In November 2019, we received an email: “Thank you for your email. I confirm my participation as a jury member in the Businessline Awards for Changemakers.” — Isher Judge Ahluwalia.
Isher, however, couldn’t attend the final jury meeting of BL’s awards owing to ill health; still, she continued to communicate with us enthusiastically, exhibiting impeccable professionalism — a trait that’s amply evident in her memoir — Breaking Through — as well.
Written at a time when she is fighting her own battle with a disease, the book is deeply personal. “In life, one never knows what comes next,” writes Isher. “It is always a surprise.”
The book is about the life of a leading Indian policy economist. So, it definitely talks economics, but with a difference. Isher speaks the language of reforms — both social and economic. She was a professor at the Centre for Policy Research, and then director, and later Chairperson of ICRIER, one of the leading think tanks in India.
Economist and thinker
The book is an account of a woman who has built her own stature in economics. “The book was written in a few months, in trying circumstances. As the book nears completion, I was losing the ability to read and write on my own, and was relying extensively on help from my family to put down my thoughts,” she says as she concludes the book.
The narrative touches upon a bouquet of interesting phases in Isher’s life — her romance with academics; the challenges of coming from a family with limited means and 11 children; being the first to attend a university (from Presidency College to Delhi School of Economics and Massachusetts Institute of Technology); how and when Isher Judge became Isher Judge Ahluwalia, wife of economist Montek Singh Ahluwalia; her journey from IMF to back home; and not to forget how the young Isher mastered the English language, an unknown turf for her.
Honesty is an integral part of Isher’s personality and the book stands testimony to the fact. So is her subtle sense of humour — she thanks her husband’s support to her when penning the book – “As my health weakened, he would take dictation, type out the chapters, sit and read them out to me, write out my corrections in hand, and work them into the typed version. He is certainly the highest qualified Research Assistant that I could hope for...”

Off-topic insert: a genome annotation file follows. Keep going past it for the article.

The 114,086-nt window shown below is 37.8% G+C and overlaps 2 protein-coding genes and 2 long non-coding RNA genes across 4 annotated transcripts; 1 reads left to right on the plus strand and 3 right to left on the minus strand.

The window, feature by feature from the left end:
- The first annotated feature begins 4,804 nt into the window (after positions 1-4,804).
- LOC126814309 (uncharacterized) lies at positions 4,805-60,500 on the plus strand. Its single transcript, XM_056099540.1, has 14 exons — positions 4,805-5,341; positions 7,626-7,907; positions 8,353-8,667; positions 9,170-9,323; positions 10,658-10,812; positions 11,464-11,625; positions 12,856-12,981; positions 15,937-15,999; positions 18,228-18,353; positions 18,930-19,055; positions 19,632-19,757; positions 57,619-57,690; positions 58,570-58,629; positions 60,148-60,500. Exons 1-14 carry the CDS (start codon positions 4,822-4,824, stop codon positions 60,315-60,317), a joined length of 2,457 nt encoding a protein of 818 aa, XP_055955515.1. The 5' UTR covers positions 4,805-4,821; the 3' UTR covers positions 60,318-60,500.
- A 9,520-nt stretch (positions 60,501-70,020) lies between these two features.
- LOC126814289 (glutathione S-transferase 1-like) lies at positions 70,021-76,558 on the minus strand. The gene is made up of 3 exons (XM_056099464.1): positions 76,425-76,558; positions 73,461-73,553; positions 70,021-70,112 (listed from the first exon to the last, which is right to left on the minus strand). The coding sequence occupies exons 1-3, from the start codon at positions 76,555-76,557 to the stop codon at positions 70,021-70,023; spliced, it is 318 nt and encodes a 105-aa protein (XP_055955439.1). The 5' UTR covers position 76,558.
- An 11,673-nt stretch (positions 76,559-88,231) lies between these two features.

On the dismal science
Isher also raises a pertinent question — of how economics is taught in India. Despite having some of the best names in economics, who also were great critiques, she observes that in India exists chasm between research and practice of economics. “...as I look back on my DSE (Delhi School of Economics) years, I am struck by the glaring gap between the cutting-edge research pursued by my professors and what they taught us in the classroom. While we were taught economic theory very well, we were largely insulated from the major debates that were taking place on a policy issue. This was so even when several of our professors were leading participants in these debates.”
That said, she add that this was perhaps because “… despite its stellar faculty, DSE was still a traditional Indian academic institution, working within the confines of a traditional Indian university.” She further pens “...I was also struck by the fact that we were not encouraged to apply economic theory to issues of economic policy that were of contemporary interest. The year I was in DSE (1965-67) were years of immense turbulence in Indian politics and economic policy.”
Talking about the decision to return to India, she says, “For my part, the reasons to return to India were also personal. I was never interested in a job in the government and had also ruled out teaching because the Indian university system does not provide university professors with the flexibility and facilities needed to pursue their own research interests. I began to think of defining a research project, getting some funding and locating myself in an institution where I could pursue empirical research on the Indian economy. But, a major factor in my decision to return was the desire to raise my children in India and for them to grow up Indians.”
The chapter ‘Battleground’ holds a mirror to a slice of the Indian society and hence is relevant even today. “Montek’s civil servant colleagues were not easy to integrate with socially. There was an age barrier. Montek and I moved to Delhi when he was 36 and I was 34, but because he was a lateral entrant, he was already quite senior in the civil service hierarchy, and his colleagues were also much older than us. There was also a gender barrier, as most women in social gatherings clustered together and rarely got involved in discussions on policies and politics.” Her observation that the “sense of hierarchy, however, spilt over to the women” is a reality even today.
ICRIER has been associated with Isher’s name even now, though after 15 years, as chairperson of the Board of Governors of ICRIER, Isher has stepped down from her position due to declining health.
How ICRIER happened to her? She recounts: “I got research funding from the Steering Committee for Research on International Economic Relations (SCRIER). This was a new think tank set up by Dr KB Lall, former commerce secretary and defence secretary, with funding from Ford Foundation. SCRIER was designed to fund research on policies that India must adopt if it wanted to integrate more productively with the global economy. In 1981, SCRIER was transformed into ICRIER — and so the think tank that gave me my first research grant in India would ultimately be one that I would be at the helm of for close to two decades.”
Isher’s story is straight from the heart. She does not go over the top with her achievements; she rather makes it sound like a tale of any achiever — being at the right time and place and staying focused.